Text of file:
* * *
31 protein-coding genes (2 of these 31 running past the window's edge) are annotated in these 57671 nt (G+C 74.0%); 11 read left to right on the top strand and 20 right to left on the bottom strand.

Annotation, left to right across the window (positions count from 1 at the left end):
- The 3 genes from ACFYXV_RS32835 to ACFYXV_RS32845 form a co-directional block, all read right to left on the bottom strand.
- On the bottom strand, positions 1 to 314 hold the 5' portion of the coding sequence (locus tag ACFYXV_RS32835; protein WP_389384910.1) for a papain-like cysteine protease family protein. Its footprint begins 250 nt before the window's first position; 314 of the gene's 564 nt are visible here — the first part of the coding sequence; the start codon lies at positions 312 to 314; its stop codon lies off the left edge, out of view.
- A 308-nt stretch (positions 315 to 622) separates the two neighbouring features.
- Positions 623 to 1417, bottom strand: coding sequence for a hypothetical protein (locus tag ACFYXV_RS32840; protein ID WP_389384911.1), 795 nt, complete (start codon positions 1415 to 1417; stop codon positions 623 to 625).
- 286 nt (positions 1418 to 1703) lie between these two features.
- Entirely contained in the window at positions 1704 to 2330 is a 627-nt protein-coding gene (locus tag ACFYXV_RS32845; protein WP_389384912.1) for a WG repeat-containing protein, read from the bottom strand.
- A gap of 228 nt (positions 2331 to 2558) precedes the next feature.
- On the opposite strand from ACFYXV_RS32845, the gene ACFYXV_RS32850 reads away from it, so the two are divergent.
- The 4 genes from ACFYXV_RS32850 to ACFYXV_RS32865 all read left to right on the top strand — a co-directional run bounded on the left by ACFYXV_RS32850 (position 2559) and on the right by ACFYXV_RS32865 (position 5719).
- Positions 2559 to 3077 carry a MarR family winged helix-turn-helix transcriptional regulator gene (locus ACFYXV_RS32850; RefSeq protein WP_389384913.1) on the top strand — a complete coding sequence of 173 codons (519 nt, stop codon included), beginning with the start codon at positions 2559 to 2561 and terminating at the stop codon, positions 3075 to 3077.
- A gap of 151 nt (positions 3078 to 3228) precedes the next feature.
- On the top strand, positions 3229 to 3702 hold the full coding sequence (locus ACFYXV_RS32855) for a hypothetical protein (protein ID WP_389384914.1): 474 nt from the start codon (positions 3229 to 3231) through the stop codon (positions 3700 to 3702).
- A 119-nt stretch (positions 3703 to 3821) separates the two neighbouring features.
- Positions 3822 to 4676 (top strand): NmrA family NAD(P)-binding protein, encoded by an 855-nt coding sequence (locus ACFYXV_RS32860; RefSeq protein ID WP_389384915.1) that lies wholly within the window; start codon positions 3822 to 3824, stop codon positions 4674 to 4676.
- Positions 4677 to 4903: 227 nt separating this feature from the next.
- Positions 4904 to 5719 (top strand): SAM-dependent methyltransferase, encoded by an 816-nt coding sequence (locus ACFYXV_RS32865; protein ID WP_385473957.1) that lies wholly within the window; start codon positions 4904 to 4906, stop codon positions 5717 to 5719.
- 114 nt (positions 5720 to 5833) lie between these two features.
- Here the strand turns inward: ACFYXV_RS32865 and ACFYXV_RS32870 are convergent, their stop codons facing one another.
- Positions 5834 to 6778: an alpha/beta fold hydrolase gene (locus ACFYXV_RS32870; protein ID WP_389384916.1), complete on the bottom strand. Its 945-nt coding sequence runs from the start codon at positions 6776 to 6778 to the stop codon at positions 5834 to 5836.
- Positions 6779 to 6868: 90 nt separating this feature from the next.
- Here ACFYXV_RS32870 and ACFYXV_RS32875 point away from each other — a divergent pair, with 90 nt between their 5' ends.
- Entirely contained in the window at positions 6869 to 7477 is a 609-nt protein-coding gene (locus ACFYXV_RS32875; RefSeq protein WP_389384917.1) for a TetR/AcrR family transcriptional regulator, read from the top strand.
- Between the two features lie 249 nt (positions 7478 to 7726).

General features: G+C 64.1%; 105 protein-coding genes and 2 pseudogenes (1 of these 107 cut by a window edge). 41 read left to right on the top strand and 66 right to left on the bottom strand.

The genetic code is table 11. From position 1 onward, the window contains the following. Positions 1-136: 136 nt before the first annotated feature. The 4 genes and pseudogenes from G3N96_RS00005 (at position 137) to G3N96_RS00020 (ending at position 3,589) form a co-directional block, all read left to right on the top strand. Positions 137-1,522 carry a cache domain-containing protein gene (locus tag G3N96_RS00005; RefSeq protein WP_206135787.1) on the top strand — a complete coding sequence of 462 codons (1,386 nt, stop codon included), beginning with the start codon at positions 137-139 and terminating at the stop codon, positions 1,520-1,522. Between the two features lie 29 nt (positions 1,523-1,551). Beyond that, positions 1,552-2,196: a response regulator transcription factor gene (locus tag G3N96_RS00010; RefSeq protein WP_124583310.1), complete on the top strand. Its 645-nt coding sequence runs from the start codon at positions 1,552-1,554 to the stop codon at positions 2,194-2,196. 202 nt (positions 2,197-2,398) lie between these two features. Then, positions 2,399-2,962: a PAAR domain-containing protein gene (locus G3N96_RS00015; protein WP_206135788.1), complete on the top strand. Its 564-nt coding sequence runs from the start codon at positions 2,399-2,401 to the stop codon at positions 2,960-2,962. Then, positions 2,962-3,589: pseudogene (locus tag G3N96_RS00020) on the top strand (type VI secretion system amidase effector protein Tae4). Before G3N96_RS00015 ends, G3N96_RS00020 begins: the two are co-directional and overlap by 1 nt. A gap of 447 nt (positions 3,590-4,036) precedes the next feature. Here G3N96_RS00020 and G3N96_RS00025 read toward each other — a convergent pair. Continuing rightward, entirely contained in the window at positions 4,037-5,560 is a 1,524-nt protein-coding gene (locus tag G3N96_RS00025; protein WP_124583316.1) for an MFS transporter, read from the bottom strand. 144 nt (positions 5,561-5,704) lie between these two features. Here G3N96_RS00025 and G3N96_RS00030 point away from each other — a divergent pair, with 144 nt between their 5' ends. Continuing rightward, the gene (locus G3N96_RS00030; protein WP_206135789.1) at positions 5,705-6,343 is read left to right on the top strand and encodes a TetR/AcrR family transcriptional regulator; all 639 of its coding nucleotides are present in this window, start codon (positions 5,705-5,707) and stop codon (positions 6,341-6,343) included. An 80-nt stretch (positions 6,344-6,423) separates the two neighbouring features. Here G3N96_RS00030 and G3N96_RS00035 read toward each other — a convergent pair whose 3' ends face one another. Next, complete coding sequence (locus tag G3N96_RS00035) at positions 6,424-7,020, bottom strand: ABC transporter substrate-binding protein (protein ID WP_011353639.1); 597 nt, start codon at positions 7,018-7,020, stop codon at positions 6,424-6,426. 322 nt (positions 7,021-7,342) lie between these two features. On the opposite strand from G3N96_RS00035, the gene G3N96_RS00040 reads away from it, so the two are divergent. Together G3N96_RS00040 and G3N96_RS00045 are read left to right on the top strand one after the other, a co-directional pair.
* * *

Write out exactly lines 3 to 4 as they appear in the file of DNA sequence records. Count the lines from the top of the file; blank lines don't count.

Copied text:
- The 3 genes from ACFYXV_RS32835 to ACFYXV_RS32845 form a co-directional block, all read right to left on the bottom strand.
- On the bottom strand, positions 1 to 314 hold the 5' portion of the coding sequence (locus tag ACFYXV_RS32835; protein WP_389384910.1) for a papain-like cysteine protease family protein. Its footprint begins 250 nt before the window's first position; 314 of the gene's 564 nt are visible here — the first part of the coding sequence; the start codon lies at positions 312 to 314; its stop codon lies off the left edge, out of view.